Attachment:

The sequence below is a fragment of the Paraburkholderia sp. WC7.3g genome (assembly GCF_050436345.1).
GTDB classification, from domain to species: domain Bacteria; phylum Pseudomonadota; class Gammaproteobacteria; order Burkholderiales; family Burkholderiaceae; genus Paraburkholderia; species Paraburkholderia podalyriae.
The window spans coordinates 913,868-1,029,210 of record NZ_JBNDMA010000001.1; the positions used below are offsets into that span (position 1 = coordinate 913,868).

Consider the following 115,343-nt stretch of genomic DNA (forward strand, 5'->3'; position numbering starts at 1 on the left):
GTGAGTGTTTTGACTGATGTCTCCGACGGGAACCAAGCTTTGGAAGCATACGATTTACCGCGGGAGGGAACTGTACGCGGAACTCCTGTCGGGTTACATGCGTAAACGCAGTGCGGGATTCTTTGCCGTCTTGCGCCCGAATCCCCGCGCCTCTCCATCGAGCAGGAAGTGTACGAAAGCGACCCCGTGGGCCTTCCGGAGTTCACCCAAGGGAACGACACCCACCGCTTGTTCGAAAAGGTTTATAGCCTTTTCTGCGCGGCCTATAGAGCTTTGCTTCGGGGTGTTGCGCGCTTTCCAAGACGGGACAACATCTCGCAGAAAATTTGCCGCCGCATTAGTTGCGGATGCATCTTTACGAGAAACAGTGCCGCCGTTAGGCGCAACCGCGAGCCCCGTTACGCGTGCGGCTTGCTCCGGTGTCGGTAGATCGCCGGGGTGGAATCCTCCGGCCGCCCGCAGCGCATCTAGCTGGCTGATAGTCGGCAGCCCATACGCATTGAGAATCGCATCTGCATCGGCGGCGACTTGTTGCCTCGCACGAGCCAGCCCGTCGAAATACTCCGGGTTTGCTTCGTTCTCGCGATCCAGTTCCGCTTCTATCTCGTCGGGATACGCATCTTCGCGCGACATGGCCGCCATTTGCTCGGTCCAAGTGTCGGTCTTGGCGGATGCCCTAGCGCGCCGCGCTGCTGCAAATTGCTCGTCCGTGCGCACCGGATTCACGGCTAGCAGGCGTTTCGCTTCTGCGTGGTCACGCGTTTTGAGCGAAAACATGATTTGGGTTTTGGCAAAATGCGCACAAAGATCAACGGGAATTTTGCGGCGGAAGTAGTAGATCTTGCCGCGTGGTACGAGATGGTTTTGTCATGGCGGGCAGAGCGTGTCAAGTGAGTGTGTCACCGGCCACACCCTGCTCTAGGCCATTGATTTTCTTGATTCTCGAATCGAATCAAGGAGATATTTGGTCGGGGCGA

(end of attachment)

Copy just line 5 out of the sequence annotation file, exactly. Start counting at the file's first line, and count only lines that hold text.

GTGAGTGTTTTGACTGATGTCTCCGACGGGAACCAAGCTTTGGAAGCATACGATTTACCGCGGGAGGGAACTGTACGCGGAACTCCTGTCGGGTTACATGCGTAAACGCAGTGCGGGATTCTTTGCCGTCTTGCGCCCGAATCCCCGCGCCTCTCCATCGAGCAGGAAGTGTACGAAAGCGACCCCGTGGGCCTTCCGGAGTTCACCCAAGGGAACGACACCCACCGCTTGTTCGAAAAGGTTTATAGCCTTTTCTGCGCGGCCTATAGAGCTTTGCTTCGGGGTGTTGCGCGCTTTCCAAGACGGGACAACATCTCGCAGAAAATTTGCCGCCGCATTAGTTGCGGATGCATCTTTACGAGAAACAGTGCCGCCGTTAGGCGCAACCGCGAGCCCCGTTACGCGTGCGGCTTGCTCCGGTGTCGGTAGATCGCCGGGGTGGAATCCTCCGGCCGCCCGCAGCGCATCTAGCTGGCTGATAGTCGGCAGCCCATACGCATTGAGAATCGCATCTGCATCGGCGGCGACTTGTTGCCTCGCACGAGCCAGCCCGTCGAAATACTCCGGGTTTGCTTCGTTCTCGCGATCCAGTTCCGCTTCTATCTCGTCGGGATACGCATCTTCGCGCGACATGGCCGCCATTTGCTCGGTCCAAGTGTCGGTCTTGGCGGATGCCCTAGCGCGCCGCGCTGCTGCAAATTGCTCGTCCGTGCGCACCGGATTCACGGCTAGCAGGCGTTTCGCTTCTGCGTGGTCACGCGTTTTGAGCGAAAACATGATTTGGGTTTTGGCAAAATGCGCACAAAGATCAACGGGAATTTTGCGGCGGAAGTAGTAGATCTTGCCGCGTGGTACGAGATGGTTTTGTCATGGCGGGCAGAGCGTGTCAAGTGAGTGTGTCACCGGCCACACCCTGCTCTAGGCCATTGATTTTCTTGATTCTCGAATCGAATCAAGGAGATATTTGGTCGGGGCGA